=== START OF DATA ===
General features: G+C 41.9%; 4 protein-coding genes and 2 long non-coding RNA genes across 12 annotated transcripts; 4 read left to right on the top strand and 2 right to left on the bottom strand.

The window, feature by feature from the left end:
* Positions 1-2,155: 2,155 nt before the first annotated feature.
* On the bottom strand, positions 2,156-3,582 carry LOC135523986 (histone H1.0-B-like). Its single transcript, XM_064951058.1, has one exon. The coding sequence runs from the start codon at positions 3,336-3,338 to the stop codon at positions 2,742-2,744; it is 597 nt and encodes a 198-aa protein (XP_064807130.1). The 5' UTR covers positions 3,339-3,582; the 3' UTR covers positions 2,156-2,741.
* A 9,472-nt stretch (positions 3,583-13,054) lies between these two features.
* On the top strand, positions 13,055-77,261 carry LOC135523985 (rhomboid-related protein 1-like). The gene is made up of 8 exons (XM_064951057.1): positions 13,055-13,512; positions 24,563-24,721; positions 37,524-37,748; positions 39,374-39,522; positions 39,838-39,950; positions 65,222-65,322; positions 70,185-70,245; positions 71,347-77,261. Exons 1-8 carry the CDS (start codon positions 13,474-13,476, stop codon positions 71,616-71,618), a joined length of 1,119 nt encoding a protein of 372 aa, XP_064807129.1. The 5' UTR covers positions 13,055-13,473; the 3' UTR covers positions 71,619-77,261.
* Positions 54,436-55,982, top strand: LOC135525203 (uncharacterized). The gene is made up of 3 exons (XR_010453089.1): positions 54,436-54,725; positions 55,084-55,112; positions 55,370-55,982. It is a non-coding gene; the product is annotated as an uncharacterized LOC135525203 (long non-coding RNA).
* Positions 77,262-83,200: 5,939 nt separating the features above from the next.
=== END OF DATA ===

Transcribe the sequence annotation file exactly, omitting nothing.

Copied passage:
General features: G+C 41.9%; 4 protein-coding genes and 2 long non-coding RNA genes across 12 annotated transcripts; 4 read left to right on the top strand and 2 right to left on the bottom strand.

The window, feature by feature from the left end:
* Positions 1-2,155: 2,155 nt before the first annotated feature.
* On the bottom strand, positions 2,156-3,582 carry LOC135523986 (histone H1.0-B-like). Its single transcript, XM_064951058.1, has one exon. The coding sequence runs from the start codon at positions 3,336-3,338 to the stop codon at positions 2,742-2,744; it is 597 nt and encodes a 198-aa protein (XP_064807130.1). The 5' UTR covers positions 3,339-3,582; the 3' UTR covers positions 2,156-2,741.
* A 9,472-nt stretch (positions 3,583-13,054) lies between these two features.
* On the top strand, positions 13,055-77,261 carry LOC135523985 (rhomboid-related protein 1-like). The gene is made up of 8 exons (XM_064951057.1): positions 13,055-13,512; positions 24,563-24,721; positions 37,524-37,748; positions 39,374-39,522; positions 39,838-39,950; positions 65,222-65,322; positions 70,185-70,245; positions 71,347-77,261. Exons 1-8 carry the CDS (start codon positions 13,474-13,476, stop codon positions 71,616-71,618), a joined length of 1,119 nt encoding a protein of 372 aa, XP_064807129.1. The 5' UTR covers positions 13,055-13,473; the 3' UTR covers positions 71,619-77,261.
* Positions 54,436-55,982, top strand: LOC135525203 (uncharacterized). The gene is made up of 3 exons (XR_010453089.1): positions 54,436-54,725; positions 55,084-55,112; positions 55,370-55,982. It is a non-coding gene; the product is annotated as an uncharacterized LOC135525203 (long non-coding RNA).
* Positions 77,262-83,200: 5,939 nt separating the features above from the next.